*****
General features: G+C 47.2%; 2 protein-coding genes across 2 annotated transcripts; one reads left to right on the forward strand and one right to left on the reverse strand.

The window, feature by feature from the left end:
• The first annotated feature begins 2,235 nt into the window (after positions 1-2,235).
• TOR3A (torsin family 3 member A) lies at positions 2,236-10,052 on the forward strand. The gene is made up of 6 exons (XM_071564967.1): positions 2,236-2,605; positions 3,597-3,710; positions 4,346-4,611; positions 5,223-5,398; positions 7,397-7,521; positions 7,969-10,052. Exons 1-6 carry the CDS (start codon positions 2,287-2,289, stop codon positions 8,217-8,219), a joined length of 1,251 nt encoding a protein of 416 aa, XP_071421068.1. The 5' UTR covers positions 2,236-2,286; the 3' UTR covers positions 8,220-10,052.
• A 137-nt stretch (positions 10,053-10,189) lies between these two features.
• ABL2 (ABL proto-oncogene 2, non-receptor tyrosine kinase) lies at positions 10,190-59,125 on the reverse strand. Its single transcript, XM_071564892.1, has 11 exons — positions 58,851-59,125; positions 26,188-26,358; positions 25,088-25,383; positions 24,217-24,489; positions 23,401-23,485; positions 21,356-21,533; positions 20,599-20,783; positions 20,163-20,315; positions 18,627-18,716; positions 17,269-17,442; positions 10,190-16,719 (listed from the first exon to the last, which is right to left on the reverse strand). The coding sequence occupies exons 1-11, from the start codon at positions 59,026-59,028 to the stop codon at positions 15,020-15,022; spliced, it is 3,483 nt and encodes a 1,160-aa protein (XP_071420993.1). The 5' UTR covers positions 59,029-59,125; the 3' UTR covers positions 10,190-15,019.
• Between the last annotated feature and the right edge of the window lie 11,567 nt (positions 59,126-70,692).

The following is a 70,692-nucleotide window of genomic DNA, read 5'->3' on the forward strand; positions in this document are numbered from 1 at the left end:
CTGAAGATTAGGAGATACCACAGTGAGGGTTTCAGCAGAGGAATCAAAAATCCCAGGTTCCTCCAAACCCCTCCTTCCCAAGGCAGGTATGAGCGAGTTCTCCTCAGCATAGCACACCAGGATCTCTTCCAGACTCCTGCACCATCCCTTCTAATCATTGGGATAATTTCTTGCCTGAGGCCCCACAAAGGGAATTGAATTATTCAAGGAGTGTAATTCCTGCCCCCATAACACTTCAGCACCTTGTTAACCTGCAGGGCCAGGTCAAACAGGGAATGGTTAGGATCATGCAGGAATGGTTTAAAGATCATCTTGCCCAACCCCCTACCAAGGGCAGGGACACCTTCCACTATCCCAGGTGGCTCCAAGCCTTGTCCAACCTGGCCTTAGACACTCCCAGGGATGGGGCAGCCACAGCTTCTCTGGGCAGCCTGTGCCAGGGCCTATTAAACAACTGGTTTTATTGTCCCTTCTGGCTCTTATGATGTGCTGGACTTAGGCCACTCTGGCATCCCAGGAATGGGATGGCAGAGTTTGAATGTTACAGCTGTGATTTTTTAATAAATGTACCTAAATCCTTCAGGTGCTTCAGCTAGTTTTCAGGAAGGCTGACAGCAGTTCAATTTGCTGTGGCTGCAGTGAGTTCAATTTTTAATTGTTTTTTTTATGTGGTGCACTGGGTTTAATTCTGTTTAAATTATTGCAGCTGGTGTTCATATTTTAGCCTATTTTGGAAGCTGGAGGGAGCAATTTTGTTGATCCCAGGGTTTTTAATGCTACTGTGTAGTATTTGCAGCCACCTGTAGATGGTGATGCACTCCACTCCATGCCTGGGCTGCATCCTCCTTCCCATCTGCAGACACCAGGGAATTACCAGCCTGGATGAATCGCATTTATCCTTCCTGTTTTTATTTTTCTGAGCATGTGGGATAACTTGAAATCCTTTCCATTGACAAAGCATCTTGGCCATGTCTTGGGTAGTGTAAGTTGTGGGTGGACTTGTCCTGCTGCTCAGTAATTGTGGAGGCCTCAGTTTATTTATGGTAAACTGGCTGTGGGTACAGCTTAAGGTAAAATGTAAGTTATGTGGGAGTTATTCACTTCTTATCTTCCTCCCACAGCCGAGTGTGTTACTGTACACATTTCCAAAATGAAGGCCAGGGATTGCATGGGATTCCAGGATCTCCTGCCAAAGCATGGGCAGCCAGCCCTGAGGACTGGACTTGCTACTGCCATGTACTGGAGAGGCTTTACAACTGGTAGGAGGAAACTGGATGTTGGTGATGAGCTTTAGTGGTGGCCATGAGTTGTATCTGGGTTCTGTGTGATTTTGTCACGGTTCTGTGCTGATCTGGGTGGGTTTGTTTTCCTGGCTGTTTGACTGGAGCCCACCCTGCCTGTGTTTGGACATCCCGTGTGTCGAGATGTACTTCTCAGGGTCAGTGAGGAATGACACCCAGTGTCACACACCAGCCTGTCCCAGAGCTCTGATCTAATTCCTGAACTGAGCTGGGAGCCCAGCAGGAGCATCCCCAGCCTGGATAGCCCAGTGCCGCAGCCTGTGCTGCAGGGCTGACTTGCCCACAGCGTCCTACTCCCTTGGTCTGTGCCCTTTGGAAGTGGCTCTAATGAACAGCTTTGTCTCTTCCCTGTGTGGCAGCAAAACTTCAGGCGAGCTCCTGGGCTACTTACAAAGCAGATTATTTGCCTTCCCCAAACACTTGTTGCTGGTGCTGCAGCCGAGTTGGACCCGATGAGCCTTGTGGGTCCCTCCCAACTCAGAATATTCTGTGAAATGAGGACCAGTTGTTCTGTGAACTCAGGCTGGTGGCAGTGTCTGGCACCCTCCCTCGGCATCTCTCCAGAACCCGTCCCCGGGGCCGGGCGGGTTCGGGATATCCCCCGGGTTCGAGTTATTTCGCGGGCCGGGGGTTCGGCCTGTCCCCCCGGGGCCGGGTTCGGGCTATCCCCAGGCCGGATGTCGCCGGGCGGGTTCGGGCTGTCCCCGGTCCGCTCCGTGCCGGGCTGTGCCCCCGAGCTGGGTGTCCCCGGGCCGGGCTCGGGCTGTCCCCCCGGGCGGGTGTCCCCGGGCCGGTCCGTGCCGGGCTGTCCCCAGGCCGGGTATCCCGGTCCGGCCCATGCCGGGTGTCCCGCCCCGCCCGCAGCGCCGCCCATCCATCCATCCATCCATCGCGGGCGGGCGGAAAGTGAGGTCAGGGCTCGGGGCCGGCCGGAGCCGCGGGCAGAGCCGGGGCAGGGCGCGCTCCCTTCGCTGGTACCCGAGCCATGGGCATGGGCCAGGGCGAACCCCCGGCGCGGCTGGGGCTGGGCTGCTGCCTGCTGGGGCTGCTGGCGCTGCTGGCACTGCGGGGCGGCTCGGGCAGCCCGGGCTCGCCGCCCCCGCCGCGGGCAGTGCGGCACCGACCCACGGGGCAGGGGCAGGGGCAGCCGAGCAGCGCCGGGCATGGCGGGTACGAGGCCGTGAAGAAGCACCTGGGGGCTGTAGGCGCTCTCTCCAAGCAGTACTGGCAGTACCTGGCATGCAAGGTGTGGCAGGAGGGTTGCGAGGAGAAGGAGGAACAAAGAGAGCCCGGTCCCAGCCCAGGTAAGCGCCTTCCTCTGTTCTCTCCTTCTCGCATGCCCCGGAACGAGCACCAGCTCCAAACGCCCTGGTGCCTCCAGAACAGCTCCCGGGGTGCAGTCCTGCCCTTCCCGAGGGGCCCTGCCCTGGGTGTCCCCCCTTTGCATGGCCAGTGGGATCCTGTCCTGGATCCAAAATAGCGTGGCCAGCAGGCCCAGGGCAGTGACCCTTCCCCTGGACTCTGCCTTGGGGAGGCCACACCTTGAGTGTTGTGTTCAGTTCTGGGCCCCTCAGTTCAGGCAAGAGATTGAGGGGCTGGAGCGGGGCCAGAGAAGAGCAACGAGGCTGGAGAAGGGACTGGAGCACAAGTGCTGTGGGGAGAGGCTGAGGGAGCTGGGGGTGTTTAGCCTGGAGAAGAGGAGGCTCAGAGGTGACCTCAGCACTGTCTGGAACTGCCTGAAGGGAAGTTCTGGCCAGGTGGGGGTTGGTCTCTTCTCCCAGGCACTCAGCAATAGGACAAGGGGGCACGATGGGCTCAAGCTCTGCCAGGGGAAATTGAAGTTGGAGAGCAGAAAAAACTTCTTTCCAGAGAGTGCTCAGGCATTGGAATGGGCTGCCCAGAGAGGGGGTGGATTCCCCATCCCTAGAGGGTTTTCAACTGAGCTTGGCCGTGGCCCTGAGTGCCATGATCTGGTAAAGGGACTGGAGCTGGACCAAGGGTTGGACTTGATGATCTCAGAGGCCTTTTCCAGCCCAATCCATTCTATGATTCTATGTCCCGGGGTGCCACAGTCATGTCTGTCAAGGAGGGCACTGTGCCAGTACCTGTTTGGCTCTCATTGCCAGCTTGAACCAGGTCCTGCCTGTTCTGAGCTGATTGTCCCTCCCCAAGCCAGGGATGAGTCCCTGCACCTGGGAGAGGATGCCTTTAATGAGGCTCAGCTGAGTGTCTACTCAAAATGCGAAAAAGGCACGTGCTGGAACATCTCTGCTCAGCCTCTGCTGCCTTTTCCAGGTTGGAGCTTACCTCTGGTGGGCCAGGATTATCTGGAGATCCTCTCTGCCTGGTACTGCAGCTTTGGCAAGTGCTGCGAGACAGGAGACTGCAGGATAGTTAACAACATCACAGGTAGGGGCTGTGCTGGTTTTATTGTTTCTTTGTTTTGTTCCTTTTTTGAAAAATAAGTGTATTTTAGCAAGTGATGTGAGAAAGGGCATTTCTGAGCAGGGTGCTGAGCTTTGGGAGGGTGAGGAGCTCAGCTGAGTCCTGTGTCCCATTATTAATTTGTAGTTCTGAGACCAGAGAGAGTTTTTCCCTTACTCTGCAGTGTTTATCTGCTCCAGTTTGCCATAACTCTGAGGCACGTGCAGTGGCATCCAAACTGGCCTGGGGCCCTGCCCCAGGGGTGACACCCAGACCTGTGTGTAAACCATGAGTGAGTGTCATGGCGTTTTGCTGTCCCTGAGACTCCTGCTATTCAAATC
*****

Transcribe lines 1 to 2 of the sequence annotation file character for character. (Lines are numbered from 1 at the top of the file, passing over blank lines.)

General features: G+C 47.2%; 2 protein-coding genes across 2 annotated transcripts; one reads left to right on the forward strand and one right to left on the reverse strand.

The window, feature by feature from the left end: